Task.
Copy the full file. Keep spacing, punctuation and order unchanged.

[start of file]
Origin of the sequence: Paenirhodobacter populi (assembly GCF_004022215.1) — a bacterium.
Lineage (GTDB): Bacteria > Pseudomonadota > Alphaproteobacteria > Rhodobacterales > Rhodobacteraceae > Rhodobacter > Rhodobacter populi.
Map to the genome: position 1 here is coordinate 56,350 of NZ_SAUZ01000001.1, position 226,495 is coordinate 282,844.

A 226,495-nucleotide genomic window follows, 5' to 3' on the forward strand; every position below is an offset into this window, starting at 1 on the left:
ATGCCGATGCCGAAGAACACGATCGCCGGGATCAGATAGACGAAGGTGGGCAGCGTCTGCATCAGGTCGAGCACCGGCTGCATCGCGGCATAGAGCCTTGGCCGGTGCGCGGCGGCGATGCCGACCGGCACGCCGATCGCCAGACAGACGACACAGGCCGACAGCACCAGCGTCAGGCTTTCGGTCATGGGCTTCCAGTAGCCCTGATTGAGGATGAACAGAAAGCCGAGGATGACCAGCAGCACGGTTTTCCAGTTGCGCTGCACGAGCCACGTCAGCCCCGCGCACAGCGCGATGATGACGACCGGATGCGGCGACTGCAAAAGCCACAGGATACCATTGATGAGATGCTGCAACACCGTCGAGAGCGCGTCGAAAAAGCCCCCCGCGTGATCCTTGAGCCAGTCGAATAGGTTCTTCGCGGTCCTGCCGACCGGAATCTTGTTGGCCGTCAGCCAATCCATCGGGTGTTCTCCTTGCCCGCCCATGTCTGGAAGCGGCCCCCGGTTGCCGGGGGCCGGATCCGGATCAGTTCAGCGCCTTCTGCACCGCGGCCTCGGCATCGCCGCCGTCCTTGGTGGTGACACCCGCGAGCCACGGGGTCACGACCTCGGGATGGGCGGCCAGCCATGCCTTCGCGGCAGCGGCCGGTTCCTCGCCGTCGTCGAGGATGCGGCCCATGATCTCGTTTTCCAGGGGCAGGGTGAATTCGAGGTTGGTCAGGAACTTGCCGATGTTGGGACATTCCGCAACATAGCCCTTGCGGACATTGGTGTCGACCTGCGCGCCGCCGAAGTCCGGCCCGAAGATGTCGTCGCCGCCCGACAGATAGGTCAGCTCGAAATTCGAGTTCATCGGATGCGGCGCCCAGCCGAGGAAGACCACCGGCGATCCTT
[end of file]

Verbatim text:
Origin of the sequence: Paenirhodobacter populi (assembly GCF_004022215.1) — a bacterium.
Lineage (GTDB): Bacteria > Pseudomonadota > Alphaproteobacteria > Rhodobacterales > Rhodobacteraceae > Rhodobacter > Rhodobacter populi.
Map to the genome: position 1 here is coordinate 56,350 of NZ_SAUZ01000001.1, position 226,495 is coordinate 282,844.

A 226,495-nucleotide genomic window follows, 5' to 3' on the forward strand; every position below is an offset into this window, starting at 1 on the left:
ATGCCGATGCCGAAGAACACGATCGCCGGGATCAGATAGACGAAGGTGGGCAGCGTCTGCATCAGGTCGAGCACCGGCTGCATCGCGGCATAGAGCCTTGGCCGGTGCGCGGCGGCGATGCCGACCGGCACGCCGATCGCCAGACAGACGACACAGGCCGACAGCACCAGCGTCAGGCTTTCGGTCATGGGCTTCCAGTAGCCCTGATTGAGGATGAACAGAAAGCCGAGGATGACCAGCAGCACGGTTTTCCAGTTGCGCTGCACGAGCCACGTCAGCCCCGCGCACAGCGCGATGATGACGACCGGATGCGGCGACTGCAAAAGCCACAGGATACCATTGATGAGATGCTGCAACACCGTCGAGAGCGCGTCGAAAAAGCCCCCCGCGTGATCCTTGAGCCAGTCGAATAGGTTCTTCGCGGTCCTGCCGACCGGAATCTTGTTGGCCGTCAGCCAATCCATCGGGTGTTCTCCTTGCCCGCCCATGTCTGGAAGCGGCCCCCGGTTGCCGGGGGCCGGATCCGGATCAGTTCAGCGCCTTCTGCACCGCGGCCTCGGCATCGCCGCCGTCCTTGGTGGTGACACCCGCGAGCCACGGGGTCACGACCTCGGGATGGGCGGCCAGCCATGCCTTCGCGGCAGCGGCCGGTTCCTCGCCGTCGTCGAGGATGCGGCCCATGATCTCGTTTTCCAGGGGCAGGGTGAATTCGAGGTTGGTCAGGAACTTGCCGATGTTGGGACATTCCGCAACATAGCCCTTGCGGACATTGGTGTCGACCTGCGCGCCGCCGAAGTCCGGCCCGAAGATGTCGTCGCCGCCCGACAGATAGGTCAGCTCGAAATTCGAGTTCATCGGATGCGGCGCCCAGCCGAGGAAGACCACCGGCGATCCTT